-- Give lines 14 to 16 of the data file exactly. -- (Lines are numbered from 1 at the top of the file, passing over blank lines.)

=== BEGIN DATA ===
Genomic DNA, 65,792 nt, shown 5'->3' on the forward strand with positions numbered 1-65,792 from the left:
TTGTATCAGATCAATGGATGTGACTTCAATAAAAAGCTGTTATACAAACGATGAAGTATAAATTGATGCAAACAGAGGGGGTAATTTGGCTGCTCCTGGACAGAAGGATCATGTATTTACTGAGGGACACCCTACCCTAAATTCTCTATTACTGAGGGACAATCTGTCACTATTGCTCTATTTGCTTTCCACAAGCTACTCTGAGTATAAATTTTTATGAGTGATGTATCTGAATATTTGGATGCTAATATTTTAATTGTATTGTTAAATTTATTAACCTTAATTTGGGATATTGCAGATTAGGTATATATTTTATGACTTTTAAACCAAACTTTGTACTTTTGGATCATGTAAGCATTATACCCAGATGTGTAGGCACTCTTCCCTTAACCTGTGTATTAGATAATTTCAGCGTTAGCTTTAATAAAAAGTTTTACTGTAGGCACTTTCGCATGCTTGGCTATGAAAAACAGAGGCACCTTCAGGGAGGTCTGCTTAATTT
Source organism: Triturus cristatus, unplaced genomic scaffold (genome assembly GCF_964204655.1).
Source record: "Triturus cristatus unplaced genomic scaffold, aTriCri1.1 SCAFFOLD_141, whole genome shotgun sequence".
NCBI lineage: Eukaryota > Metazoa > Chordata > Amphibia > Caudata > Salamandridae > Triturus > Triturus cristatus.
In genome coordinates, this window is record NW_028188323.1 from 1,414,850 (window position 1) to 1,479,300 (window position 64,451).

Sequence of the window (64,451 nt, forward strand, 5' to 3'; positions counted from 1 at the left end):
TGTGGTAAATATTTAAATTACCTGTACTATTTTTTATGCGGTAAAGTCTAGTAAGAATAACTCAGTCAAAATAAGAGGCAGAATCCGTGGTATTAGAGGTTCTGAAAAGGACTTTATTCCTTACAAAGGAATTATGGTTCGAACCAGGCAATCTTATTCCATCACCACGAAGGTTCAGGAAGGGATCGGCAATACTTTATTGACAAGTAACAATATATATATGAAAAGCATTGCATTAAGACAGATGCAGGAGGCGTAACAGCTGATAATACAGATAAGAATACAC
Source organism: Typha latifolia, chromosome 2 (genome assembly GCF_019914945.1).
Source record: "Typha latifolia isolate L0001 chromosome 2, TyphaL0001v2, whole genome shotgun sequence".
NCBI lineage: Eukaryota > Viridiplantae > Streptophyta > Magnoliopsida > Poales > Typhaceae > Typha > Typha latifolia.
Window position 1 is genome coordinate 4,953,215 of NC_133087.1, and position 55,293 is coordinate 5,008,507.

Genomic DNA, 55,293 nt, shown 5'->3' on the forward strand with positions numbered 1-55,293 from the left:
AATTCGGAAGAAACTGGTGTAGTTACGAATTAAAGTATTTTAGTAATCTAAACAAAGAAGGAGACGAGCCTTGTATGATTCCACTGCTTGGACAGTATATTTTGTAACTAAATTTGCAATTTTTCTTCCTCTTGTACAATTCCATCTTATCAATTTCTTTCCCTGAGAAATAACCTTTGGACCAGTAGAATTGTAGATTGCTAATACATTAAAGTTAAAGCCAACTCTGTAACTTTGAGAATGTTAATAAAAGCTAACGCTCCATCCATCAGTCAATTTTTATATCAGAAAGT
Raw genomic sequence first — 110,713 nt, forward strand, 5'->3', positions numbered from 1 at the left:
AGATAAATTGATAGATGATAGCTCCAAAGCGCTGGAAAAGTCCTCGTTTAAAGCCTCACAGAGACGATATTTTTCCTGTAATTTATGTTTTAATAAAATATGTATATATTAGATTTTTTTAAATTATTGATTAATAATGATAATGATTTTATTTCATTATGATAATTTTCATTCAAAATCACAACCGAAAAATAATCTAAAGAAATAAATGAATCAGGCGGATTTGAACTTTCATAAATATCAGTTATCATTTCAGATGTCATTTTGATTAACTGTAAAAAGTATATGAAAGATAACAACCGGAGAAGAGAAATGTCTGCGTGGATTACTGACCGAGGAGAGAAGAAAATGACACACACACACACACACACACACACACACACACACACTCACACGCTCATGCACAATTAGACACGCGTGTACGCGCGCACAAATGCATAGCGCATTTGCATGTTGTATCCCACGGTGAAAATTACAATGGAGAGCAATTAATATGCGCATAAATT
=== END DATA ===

AATTCGGAAGAAACTGGTGTAGTTACGAATTAAAGTATTTTAGTAATCTAAACAAAGAAGGAGACGAGCCTTGTATGATTCCACTGCTTGGACAGTATATTTTGTAACTAAATTTGCAATTTTTCTTCCTCTTGTACAATTCCATCTTATCAATTTCTTTCCCTGAGAAATAACCTTTGGACCAGTAGAATTGTAGATTGCTAATACATTAAAGTTAAAGCCAACTCTGTAACTTTGAGAATGTTAATAAAAGCTAACGCTCCATCCATCAGTCAATTTTTATATCAGAAAGT
Raw genomic sequence first — 110,713 nt, forward strand, 5'->3', positions numbered from 1 at the left:
AGATAAATTGATAGATGATAGCTCCAAAGCGCTGGAAAAGTCCTCGTTTAAAGCCTCACAGAGACGATATTTTTCCTGTAATTTATGTTTTAATAAAATATGTATATATTAGATTTTTTTAAATTATTGATTAATAATGATAATGATTTTATTTCATTATGATAATTTTCATTCAAAATCACAACCGAAAAATAATCTAAAGAAATAAATGAATCAGGCGGATTTGAACTTTCATAAATATCAGTTATCATTTCAGATGTCATTTTGATTAACTGTAAAAAGTATATGAAAGATAACAACCGGAGAAGAGAAATGTCTGCGTGGATTACTGACCGAGGAGAGAAGAAAATGACACACACACACACACACACACACACACACACACACACTCACACGCTCATGCACAATTAGACACGCGTGTACGCGCGCACAAATGCATAGCGCATTTGCATGTTGTATCCCACGGTGAAAATTACAATGGAGAGCAATTAATATGCGCATAAATT